Monday, November 09, 2009

Tasting Notes: La Paz, Bolivia

First, a map! The pins indicate where we've been so far: Lima and Cuzco (both in Peru), and Copacabana and La Paz, Bolivia. Click to enlarge.

Yay Geography!

We've been in La Paz for three days and as usual, our favourite part of the city is the food, especially the street food. On our first morning we passed a woman selling fruit salad: chunks of papaya and banana piled into small plastic cups. I bought one for a single Boliviano, or a whopping 15¢. (It turns out banana is especially delicious when it's marinated in papaya juice.) Fifteen cents will also buy an ice cream cone (with a scoop each of grape and banana or vanilla and coconut, and drizzled with chocolate sauce), a good-sized hunk of banana bread, a slice of the sweetest watermelon ever, or a cinnamon popsicle. Or you could use that same 15¢ to buy a couple of oh-so-fresh donuts, made by a woman sitting on the sidewalk with a pot of hot oil, a bag of dough, and a shaker of powdered sugar.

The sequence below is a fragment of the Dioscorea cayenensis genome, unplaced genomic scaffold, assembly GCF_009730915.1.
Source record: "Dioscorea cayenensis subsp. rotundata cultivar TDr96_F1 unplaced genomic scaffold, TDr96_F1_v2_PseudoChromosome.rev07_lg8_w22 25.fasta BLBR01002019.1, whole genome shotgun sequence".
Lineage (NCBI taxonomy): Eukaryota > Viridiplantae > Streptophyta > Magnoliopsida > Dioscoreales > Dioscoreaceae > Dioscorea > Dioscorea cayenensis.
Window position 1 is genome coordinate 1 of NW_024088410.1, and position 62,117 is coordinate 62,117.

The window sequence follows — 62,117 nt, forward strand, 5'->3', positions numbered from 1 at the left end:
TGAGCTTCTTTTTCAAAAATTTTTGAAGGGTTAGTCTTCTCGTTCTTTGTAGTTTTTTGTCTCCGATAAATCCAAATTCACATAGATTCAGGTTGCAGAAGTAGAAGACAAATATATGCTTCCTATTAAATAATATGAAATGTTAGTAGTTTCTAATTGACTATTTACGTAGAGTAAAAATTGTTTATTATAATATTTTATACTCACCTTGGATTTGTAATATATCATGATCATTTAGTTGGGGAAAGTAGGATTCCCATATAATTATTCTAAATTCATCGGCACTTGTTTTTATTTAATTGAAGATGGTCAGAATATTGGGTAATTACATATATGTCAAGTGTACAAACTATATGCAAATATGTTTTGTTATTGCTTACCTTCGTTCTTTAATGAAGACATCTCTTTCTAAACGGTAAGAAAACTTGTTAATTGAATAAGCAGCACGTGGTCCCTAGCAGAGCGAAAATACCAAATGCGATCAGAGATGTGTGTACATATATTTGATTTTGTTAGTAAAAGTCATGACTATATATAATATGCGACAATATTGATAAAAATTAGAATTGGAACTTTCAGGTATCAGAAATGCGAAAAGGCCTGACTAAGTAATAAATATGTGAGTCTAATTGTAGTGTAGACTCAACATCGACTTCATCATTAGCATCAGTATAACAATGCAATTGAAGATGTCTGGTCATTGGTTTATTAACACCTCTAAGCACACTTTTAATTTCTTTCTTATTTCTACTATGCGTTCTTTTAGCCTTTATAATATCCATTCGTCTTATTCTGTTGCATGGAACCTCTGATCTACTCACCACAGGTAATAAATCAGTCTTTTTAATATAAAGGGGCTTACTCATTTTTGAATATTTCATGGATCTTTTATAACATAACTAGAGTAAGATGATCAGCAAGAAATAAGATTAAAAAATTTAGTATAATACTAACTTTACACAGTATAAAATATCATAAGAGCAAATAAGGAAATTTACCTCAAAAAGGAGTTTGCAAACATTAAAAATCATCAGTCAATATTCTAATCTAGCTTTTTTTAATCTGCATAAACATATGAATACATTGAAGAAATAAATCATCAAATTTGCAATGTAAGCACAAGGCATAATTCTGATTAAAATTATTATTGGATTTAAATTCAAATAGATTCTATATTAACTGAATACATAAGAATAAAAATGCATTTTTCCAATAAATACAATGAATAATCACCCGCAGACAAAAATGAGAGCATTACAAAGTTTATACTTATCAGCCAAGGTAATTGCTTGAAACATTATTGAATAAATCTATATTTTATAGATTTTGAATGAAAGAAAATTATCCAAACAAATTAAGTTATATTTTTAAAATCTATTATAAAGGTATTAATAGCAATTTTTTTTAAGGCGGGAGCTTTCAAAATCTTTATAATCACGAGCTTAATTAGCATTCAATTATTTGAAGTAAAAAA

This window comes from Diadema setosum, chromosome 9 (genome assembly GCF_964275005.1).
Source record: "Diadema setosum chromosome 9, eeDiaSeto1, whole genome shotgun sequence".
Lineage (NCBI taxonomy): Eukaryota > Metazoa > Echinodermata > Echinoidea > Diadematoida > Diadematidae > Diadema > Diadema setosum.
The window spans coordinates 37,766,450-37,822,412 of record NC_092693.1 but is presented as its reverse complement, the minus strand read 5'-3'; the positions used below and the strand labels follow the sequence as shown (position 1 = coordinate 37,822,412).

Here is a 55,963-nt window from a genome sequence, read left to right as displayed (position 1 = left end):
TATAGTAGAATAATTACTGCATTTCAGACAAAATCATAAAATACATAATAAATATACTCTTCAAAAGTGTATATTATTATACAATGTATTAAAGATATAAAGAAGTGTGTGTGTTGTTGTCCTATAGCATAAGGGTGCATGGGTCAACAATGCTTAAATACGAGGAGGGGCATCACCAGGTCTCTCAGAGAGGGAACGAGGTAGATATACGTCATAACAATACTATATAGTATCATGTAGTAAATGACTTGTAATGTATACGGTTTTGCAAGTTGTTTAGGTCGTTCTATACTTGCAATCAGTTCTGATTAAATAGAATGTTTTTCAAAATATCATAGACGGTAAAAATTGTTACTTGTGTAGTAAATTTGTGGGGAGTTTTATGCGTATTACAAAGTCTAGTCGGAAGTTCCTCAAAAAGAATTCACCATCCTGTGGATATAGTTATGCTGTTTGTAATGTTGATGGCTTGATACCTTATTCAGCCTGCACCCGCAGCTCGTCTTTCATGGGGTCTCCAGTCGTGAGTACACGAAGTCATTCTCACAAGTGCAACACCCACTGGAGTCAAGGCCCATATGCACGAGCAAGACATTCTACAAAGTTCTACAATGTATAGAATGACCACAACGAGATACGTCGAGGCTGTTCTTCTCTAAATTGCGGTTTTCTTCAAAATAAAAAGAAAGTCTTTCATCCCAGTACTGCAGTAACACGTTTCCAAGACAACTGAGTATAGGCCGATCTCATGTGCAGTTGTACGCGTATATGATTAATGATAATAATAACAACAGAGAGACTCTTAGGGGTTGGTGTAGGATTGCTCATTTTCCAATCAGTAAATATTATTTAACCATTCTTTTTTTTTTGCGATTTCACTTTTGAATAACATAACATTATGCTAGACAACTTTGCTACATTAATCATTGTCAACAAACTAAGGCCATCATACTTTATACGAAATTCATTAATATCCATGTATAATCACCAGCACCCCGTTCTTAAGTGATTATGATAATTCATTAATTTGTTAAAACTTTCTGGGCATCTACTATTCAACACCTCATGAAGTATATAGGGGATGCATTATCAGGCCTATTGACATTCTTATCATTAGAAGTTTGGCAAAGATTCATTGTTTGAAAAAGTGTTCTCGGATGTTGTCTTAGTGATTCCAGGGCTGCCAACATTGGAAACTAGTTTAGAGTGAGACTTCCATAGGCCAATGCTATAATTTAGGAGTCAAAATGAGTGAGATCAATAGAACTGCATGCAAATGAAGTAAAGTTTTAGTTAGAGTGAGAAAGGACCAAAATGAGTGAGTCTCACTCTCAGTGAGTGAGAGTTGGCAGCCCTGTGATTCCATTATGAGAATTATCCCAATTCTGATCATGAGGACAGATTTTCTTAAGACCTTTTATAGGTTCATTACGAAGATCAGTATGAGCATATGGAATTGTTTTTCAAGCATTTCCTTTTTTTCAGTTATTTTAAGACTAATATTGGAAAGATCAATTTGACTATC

We've also enjoyed fresly-squeezed grapefruit juice (45¢), salteñas and tucumanas (delicious empanada-like pastries originally from the Salta and Tucuman regions of Argentina, respectively) for about 30¢ apiece, and this afternoon we ate a tasty pork sandwich replete with carrots, tomatoes, and spicy pepper sauce. It ran us 3 Bolivianos--the equivalent of 45¢.

Our favourite breakfast is at the Lanza Market, where a dozen or so women each have small stands, each with a table about the size of a diner booth tucked in behind it. Any of these women will make you a mean fried-egg sandwich with avocado, garnished with slices of ripe tomato and fresh white cheese on a crusty French roll. Two of these with a couple of cups of café con leche can be had for just over $2.

Tonight we splurged on dinner at our Irish-run hostel, and ordered up some very non-Bolivian bangers and mash. The huge (and very delicious) plate set us back $4, and it was worth every Boliviano.

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